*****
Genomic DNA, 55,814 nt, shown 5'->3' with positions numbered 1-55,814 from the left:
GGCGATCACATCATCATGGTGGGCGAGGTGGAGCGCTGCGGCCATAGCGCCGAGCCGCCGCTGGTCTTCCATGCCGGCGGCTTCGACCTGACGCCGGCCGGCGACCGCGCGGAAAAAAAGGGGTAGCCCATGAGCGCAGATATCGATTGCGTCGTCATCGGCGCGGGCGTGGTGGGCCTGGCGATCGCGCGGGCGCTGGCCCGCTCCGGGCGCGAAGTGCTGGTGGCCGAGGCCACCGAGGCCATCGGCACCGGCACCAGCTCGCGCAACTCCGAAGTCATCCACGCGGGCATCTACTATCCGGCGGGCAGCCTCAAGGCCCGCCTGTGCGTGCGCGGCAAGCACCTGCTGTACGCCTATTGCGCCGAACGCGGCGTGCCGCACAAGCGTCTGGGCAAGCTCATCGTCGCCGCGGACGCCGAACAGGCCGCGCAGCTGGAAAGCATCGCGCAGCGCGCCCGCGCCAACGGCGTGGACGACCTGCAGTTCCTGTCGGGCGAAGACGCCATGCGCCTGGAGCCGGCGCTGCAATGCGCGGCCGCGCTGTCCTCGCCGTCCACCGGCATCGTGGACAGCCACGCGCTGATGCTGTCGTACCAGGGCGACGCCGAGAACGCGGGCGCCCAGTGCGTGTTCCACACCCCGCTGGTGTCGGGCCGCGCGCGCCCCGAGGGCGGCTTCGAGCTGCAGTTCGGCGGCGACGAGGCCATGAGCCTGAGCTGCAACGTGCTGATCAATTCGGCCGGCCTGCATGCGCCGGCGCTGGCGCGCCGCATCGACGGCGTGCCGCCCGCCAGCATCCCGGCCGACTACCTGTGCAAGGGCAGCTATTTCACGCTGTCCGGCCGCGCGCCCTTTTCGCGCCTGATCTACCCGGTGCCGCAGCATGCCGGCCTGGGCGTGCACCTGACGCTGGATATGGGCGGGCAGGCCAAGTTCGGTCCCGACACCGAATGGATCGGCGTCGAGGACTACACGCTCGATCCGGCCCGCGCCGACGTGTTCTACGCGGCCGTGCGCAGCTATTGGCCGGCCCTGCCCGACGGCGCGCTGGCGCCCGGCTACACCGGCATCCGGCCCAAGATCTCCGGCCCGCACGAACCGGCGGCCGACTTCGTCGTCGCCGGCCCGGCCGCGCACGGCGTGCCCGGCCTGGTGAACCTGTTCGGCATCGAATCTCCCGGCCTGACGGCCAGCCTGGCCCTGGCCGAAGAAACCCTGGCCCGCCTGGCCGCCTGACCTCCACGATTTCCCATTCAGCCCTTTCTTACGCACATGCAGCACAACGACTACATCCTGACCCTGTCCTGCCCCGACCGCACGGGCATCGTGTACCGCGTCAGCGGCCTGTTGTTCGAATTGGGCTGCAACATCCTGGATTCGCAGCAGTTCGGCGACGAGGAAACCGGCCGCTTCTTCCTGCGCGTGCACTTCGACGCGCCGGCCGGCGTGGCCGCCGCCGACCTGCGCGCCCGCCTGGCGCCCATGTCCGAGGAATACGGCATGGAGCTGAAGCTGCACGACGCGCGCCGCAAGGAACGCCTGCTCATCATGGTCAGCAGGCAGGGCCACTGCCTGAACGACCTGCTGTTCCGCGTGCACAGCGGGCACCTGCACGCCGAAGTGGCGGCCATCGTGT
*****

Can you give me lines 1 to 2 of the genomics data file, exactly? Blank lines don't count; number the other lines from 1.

Genomic DNA, 55,814 nt, shown 5'->3' with positions numbered 1-55,814 from the left:
GGCGATCACATCATCATGGTGGGCGAGGTGGAGCGCTGCGGCCATAGCGCCGAGCCGCCGCTGGTCTTCCATGCCGGCGGCTTCGACCTGACGCCGGCCGGCGACCGCGCGGAAAAAAAGGGGTAGCCCATGAGCGCAGATATCGATTGCGTCGTCATCGGCGCGGGCGTGGTGGGCCTGGCGATCGCGCGGGCGCTGGCCCGCTCCGGGCGCGAAGTGCTGGTGGCCGAGGCCACCGAGGCCATCGGCACCGGCACCAGCTCGCGCAACTCCGAAGTCATCCACGCGGGCATCTACTATCCGGCGGGCAGCCTCAAGGCCCGCCTGTGCGTGCGCGGCAAGCACCTGCTGTACGCCTATTGCGCCGAACGCGGCGTGCCGCACAAGCGTCTGGGCAAGCTCATCGTCGCCGCGGACGCCGAACAGGCCGCGCAGCTGGAAAGCATCGCGCAGCGCGCCCGCGCCAACGGCGTGGACGACCTGCAGTTCCTGTCGGGCGAAGACGCCATGCGCCTGGAGCCGGCGCTGCAATGCGCGGCCGCGCTGTCCTCGCCGTCCACCGGCATCGTGGACAGCCACGCGCTGATGCTGTCGTACCAGGGCGACGCCGAGAACGCGGGCGCCCAGTGCGTGTTCCACACCCCGCTGGTGTCGGGCCGCGCGCGCCCCGAGGGCGGCTTCGAGCTGCAGTTCGGCGGCGACGAGGCCATGAGCCTGAGCTGCAACGTGCTGATCAATTCGGCCGGCCTGCATGCGCCGGCGCTGGCGCGCCGCATCGACGGCGTGCCGCCCGCCAGCATCCCGGCCGACTACCTGTGCAAGGGCAGCTATTTCACGCTGTCCGGCCGCGCGCCCTTTTCGCGCCTGATCTACCCGGTGCCGCAGCATGCCGGCCTGGGCGTGCACCTGACGCTGGATATGGGCGGGCAGGCCAAGTTCGGTCCCGACACCGAATGGATCGGCGTCGAGGACTACACGCTCGATCCGGCCCGCGCCGACGTGTTCTACGCGGCCGTGCGCAGCTATTGGCCGGCCCTGCCCGACGGCGCGCTGGCGCCCGGCTACACCGGCATCCGGCCCAAGATCTCCGGCCCGCACGAACCGGCGGCCGACTTCGTCGTCGCCGGCCCGGCCGCGCACGGCGTGCCCGGCCTGGTGAACCTGTTCGGCATCGAATCTCCCGGCCTGACGGCCAGCCTGGCCCTGGCCGAAGAAACCCTGGCCCGCCTGGCCGCCTGACCTCCACGATTTCCCATTCAGCCCTTTCTTACGCACATGCAGCACAACGACTACATCCTGACCCTGTCCTGCCCCGACCGCACGGGCATCGTGTACCGCGTCAGCGGCCTGTTGTTCGAATTGGGCTGCAACATCCTGGATTCGCAGCAGTTCGGCGACGAGGAAACCGGCCGCTTCTTCCTGCGCGTGCACTTCGACGCGCCGGCCGGCGTGGCCGCCGCCGACCTGCGCGCCCGCCTGGCGCCCATGTCCGAGGAATACGGCATGGAGCTGAAGCTGCACGACGCGCGCCGCAAGGAACGCCTGCTCATCATGGTCAGCAGGCAGGGCCACTGCCTGAACGACCTGCTGTTCCGCGTGCACAGCGGGCACCTGCACGCCGAAGTGGCGGCCATCGTGT